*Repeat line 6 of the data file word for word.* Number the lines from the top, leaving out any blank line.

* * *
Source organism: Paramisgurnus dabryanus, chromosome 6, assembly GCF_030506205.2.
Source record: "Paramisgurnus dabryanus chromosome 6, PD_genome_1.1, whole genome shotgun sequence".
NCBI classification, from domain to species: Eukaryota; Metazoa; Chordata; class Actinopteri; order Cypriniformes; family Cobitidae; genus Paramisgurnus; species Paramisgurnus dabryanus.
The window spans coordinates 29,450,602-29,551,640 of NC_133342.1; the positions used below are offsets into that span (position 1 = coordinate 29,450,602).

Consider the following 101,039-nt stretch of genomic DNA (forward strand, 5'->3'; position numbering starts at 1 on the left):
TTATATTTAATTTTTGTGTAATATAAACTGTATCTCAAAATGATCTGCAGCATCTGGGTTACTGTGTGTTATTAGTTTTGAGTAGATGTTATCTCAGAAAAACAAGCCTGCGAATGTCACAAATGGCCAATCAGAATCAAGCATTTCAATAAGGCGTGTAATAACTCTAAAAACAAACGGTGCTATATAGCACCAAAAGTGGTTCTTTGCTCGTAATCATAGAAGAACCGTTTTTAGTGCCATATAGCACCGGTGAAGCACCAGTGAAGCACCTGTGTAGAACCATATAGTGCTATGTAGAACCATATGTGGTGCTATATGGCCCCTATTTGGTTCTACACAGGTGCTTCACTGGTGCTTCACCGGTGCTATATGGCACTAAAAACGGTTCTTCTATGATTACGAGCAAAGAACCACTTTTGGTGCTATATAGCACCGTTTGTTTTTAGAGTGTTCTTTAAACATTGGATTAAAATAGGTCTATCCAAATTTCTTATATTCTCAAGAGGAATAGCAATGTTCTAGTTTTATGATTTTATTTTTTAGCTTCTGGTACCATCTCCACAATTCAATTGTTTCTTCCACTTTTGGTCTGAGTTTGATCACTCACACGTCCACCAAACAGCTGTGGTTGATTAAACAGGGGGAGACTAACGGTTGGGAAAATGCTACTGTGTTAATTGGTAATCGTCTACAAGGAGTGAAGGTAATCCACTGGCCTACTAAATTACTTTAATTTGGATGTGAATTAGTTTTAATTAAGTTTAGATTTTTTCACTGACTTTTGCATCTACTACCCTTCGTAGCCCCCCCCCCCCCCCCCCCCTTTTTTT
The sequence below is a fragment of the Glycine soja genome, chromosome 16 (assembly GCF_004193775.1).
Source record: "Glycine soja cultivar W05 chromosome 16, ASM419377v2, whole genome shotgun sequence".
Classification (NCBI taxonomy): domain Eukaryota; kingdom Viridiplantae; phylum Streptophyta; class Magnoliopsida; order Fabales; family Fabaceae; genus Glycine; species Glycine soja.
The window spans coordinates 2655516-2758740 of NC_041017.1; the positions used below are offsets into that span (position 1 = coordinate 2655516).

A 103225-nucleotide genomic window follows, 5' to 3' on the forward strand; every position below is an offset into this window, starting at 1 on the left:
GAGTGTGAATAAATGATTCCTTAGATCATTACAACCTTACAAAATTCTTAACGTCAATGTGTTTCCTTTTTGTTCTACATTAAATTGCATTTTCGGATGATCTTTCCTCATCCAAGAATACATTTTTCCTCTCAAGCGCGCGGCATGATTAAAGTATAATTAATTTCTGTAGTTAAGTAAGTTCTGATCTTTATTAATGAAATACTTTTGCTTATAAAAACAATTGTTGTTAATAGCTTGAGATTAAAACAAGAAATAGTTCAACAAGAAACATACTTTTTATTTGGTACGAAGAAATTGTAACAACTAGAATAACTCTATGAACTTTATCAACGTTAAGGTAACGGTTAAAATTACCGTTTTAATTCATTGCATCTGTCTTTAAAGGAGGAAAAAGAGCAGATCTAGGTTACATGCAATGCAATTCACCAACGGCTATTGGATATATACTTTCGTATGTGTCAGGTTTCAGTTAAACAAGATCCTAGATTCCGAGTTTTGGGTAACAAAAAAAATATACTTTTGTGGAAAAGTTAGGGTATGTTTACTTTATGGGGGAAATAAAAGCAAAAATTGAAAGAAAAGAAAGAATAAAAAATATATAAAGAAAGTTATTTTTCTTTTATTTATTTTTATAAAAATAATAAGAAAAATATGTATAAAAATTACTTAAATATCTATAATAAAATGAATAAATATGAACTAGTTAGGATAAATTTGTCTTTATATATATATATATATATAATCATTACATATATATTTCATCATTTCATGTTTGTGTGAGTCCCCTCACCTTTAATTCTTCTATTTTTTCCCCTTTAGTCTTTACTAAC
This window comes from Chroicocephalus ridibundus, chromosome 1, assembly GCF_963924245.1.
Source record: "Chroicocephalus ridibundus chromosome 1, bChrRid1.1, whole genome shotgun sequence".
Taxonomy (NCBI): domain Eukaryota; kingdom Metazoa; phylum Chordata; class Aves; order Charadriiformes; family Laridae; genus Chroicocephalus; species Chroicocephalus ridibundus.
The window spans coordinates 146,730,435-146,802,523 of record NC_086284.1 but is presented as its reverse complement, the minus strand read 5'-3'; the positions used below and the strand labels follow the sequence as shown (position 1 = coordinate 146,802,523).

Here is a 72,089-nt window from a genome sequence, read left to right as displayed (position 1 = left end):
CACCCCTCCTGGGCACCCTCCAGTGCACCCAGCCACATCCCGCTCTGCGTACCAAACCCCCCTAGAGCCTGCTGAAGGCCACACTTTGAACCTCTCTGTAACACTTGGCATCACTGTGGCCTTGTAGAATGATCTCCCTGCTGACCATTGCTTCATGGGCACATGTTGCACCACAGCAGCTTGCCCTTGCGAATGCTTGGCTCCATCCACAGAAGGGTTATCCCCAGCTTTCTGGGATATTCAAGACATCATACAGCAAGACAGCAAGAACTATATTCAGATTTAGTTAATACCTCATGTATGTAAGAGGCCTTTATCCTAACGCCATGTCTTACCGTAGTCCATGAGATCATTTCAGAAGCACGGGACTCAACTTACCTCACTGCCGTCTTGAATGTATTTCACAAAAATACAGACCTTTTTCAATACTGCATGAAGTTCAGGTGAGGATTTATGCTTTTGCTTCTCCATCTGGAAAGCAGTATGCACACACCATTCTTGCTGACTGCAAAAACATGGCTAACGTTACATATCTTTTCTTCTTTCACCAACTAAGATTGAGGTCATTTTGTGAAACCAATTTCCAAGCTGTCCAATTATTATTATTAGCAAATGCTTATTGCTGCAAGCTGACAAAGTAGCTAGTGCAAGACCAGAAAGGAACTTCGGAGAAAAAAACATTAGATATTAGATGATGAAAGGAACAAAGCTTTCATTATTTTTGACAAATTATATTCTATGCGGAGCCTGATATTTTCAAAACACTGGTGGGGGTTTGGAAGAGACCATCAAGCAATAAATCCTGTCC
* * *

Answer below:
TTATATTTAATTTTTGTGTAATATAAACTGTATCTCAAAATGATCTGCAGCATCTGGGTTACTGTGTGTTATTAGTTTTGAGTAGATGTTATCTCAGAAAAACAAGCCTGCGAATGTCACAAATGGCCAATCAGAATCAAGCATTTCAATAAGGCGTGTAATAACTCTAAAAACAAACGGTGCTATATAGCACCAAAAGTGGTTCTTTGCTCGTAATCATAGAAGAACCGTTTTTAGTGCCATATAGCACCGGTGAAGCACCAGTGAAGCACCTGTGTAGAACCATATAGTGCTATGTAGAACCATATGTGGTGCTATATGGCCCCTATTTGGTTCTACACAGGTGCTTCACTGGTGCTTCACCGGTGCTATATGGCACTAAAAACGGTTCTTCTATGATTACGAGCAAAGAACCACTTTTGGTGCTATATAGCACCGTTTGTTTTTAGAGTGTTCTTTAAACATTGGATTAAAATAGGTCTATCCAAATTTCTTATATTCTCAAGAGGAATAGCAATGTTCTAGTTTTATGATTTTATTTTTTAGCTTCTGGTACCATCTCCACAATTCAATTGTTTCTTCCACTTTTGGTCTGAGTTTGATCACTCACACGTCCACCAAACAGCTGTGGTTGATTAAACAGGGGGAGACTAACGGTTGGGAAAATGCTACTGTGTTAATTGGTAATCGTCTACAAGGAGTGAAGGTAATCCACTGGCCTACTAAATTACTTTAATTTGGATGTGAATTAGTTTTAATTAAGTTTAGATTTTTTCACTGACTTTTGCATCTACTACCCTTCGTAGCCCCCCCCCCCCCCCCCCCCTTTTTTT